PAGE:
I don’t actually plan to blog about every single chapter in Family Capital(1) – I’m hoping that at least somebody will buy the book – but I do want to highlight one additional discussion that takes place between the Titan-Wainwright branch of the family and their financial advisors. This one is called, “How to Blow a Billion Dollars.”
Carrie (the senior financial advisor, referring to George Titan III’s catastrophic investment mistake.) [I]t’s worth repeating. Families can make terrible investment mistakes… Spenser used to have a client who was worth almost a billion dollars and they managed to spend themselves into a big hole.
Geoffrey: Starting with a billion dollars?
* * *
Ned: This reminds me of the old joke. Do you know how to end up with a million dollars? Start with a billion dollars.(2)
[Groans around the table.]
Carrie describes her former client, a family that had sold its company and taken stock rather than cash. This looked like a great idea for a long time, as the stock in the acquiring company rose and rose, until the family had a net worth of more than $800 million.
Carrie: But along the way, the family started living like billionaires. They built staggeringly expensive homes in New York, Florida, and Spain. They bought a huge jet and hired two teams of pilots so it would always be available. They made large charitable pledges to get themselves invited onto big national boards.
Ned: Ugh. I think I see where this is headed—at some point the price of the stock collapsed.(3)
Carrie pointed out that the company had experienced a relatively minor accounting irregularity, but that this was in the aftermath of Enron and investors were very nervous about “irregularities.” The company’s stock price dropped 40% almost overnight.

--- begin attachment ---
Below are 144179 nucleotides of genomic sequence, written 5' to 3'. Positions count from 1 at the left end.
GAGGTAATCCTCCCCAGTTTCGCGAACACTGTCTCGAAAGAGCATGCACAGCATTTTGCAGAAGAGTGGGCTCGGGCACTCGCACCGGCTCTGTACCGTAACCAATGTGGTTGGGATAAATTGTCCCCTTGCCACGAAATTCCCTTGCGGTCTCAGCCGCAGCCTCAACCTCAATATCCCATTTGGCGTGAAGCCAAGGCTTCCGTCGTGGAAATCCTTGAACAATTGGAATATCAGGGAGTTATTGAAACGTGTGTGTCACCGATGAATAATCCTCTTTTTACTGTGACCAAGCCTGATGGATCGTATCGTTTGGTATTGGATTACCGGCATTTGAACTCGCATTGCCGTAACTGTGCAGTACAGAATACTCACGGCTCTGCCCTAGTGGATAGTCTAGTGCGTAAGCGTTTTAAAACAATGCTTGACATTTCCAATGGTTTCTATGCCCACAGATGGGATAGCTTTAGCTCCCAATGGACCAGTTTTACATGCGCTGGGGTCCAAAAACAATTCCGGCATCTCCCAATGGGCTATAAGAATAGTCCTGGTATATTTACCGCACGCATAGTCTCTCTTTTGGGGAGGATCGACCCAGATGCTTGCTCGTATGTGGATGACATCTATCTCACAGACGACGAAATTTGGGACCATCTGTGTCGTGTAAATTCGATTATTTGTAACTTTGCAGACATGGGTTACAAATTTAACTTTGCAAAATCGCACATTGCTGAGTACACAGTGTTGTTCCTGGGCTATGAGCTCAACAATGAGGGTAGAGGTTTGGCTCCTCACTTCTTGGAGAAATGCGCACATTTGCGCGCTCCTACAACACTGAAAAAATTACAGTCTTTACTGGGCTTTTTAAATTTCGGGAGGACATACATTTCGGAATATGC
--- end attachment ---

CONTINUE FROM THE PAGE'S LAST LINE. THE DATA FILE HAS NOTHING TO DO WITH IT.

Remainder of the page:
Ellen: Those poor people! Now they only had six hundred million dollars!(4)
Actually, it was far worse. The stock was margined, and the family couldn’t meet the margin call. They had to sell the big houses they’d built and, because they had to sell them in a hurry, they lost money on them. Then they had to sell their jet and lay off the pilots. Finally, and most humiliating of all, they had to renege on their charitable pledges. They had to resign from those boards and one of the organizations actually filed a lawsuit against them for reneging.(5) In other words, it got really ugly.
Ned: Did the family actually have to declare personal bankruptcy?
Carrie: No, they escaped that humiliation. But the family unit was destroyed. Two of the daughters sued their own mother for mismanaging the family money. The son took the mother’s side and, let’s just say it was hideous.
* * *
Ned: And all because they got greedy. If they’d gradually sold off the stock they got in the sale and diversified their portfolio, they’d still be rich.(6)
I’ll let Roger – the junior financial advisor – have the last word:
Roger: And let’s don’t forget that it isn’t just that the family Carrie mentioned is no longer rich. They are also no longer happy. When money is really badly mismanaged, or when spending is out of control, often the worst consequence is the destruction of the family’s happiness.(7)
(2) Family Capital, p. 117.
(3) Family Capital, p. 118.
(5) Nonprofit organizations rarely file lawsuits to enforce pledges, for obvious reasons. But in some cases, where the organization has used a family’s pledge to leverage gifts from other families, the nonprofit may feel that it has no choice but to try to enforce the pledge that others relied on.
(6) Family Capital, p. 119.
Next up: Would You Trust a Fiduciary Stockbroker?
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